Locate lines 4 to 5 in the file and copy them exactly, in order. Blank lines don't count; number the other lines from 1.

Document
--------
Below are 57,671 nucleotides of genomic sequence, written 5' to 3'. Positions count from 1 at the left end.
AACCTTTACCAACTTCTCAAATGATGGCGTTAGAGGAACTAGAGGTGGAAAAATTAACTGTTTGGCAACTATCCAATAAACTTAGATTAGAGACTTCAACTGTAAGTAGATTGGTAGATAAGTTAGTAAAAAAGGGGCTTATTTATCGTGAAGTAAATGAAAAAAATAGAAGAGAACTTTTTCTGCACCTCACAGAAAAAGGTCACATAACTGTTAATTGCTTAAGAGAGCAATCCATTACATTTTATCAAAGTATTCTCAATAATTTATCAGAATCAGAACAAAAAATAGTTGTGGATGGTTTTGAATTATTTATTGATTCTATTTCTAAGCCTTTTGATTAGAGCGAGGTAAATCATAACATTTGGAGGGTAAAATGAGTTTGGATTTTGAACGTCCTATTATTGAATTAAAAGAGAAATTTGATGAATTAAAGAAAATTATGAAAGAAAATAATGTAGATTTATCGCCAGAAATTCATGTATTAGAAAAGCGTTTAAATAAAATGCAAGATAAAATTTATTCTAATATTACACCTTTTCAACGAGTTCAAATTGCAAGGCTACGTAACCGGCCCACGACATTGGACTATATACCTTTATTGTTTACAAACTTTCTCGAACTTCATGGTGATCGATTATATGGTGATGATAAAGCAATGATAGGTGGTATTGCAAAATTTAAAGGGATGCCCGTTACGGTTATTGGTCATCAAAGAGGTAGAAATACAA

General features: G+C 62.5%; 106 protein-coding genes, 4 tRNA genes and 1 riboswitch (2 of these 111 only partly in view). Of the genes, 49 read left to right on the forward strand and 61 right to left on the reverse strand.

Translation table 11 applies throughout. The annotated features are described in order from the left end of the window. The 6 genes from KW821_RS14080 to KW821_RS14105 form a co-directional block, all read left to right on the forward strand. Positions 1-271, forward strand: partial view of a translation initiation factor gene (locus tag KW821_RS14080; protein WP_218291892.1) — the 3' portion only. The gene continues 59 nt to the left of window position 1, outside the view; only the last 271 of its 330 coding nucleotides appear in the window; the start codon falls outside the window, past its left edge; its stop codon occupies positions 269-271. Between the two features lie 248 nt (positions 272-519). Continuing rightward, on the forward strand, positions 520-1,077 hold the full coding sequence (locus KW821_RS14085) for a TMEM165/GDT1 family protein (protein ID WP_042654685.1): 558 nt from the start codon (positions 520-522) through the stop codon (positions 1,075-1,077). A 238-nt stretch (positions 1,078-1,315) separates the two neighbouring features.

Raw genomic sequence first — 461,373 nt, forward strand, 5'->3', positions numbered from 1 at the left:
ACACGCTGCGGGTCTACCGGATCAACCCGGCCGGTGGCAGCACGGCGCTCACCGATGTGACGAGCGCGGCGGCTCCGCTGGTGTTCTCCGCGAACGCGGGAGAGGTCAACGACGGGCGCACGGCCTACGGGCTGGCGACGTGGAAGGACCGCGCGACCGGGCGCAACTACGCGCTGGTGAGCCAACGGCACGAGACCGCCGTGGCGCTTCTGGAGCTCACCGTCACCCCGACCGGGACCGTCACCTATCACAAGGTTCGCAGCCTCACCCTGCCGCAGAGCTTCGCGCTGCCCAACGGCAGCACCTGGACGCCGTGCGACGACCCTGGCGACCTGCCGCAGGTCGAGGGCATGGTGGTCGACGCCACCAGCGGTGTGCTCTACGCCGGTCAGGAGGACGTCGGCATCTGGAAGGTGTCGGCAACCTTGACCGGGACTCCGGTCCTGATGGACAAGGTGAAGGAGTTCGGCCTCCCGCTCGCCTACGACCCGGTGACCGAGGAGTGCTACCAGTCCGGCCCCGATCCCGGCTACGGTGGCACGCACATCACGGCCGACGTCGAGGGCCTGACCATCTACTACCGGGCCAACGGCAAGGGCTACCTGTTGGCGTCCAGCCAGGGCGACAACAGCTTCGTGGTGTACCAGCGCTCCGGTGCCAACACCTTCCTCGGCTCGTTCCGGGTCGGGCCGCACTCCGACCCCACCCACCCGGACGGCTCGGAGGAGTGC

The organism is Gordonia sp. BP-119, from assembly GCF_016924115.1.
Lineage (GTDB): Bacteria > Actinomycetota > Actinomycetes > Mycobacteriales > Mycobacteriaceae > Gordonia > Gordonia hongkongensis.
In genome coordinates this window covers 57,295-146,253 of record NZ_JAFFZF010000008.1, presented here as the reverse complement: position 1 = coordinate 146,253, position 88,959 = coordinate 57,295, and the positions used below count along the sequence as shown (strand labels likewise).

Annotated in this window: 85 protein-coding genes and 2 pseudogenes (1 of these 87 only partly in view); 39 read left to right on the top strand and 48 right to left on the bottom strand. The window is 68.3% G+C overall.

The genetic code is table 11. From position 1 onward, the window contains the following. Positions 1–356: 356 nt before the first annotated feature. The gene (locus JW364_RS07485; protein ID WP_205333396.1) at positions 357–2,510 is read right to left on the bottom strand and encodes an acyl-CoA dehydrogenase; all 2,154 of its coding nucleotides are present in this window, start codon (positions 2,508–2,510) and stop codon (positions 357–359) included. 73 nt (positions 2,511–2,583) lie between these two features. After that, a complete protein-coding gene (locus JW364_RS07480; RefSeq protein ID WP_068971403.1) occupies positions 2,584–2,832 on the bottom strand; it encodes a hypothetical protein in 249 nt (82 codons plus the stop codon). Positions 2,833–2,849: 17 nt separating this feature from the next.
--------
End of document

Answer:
Translation table 11 applies throughout. The annotated features are described in order from the left end of the window. The 6 genes from KW821_RS14080 to KW821_RS14105 form a co-directional block, all read left to right on the forward strand. Positions 1-271, forward strand: partial view of a translation initiation factor gene (locus tag KW821_RS14080; protein WP_218291892.1) — the 3' portion only. The gene continues 59 nt to the left of window position 1, outside the view; only the last 271 of its 330 coding nucleotides appear in the window; the start codon falls outside the window, past its left edge; its stop codon occupies positions 269-271. Between the two features lie 248 nt (positions 272-519). Continuing rightward, on the forward strand, positions 520-1,077 hold the full coding sequence (locus KW821_RS14085) for a TMEM165/GDT1 family protein (protein ID WP_042654685.1): 558 nt from the start codon (positions 520-522) through the stop codon (positions 1,075-1,077). A 238-nt stretch (positions 1,078-1,315) separates the two neighbouring features.

Raw genomic sequence first — 461,373 nt, forward strand, 5'->3', positions numbered from 1 at the left: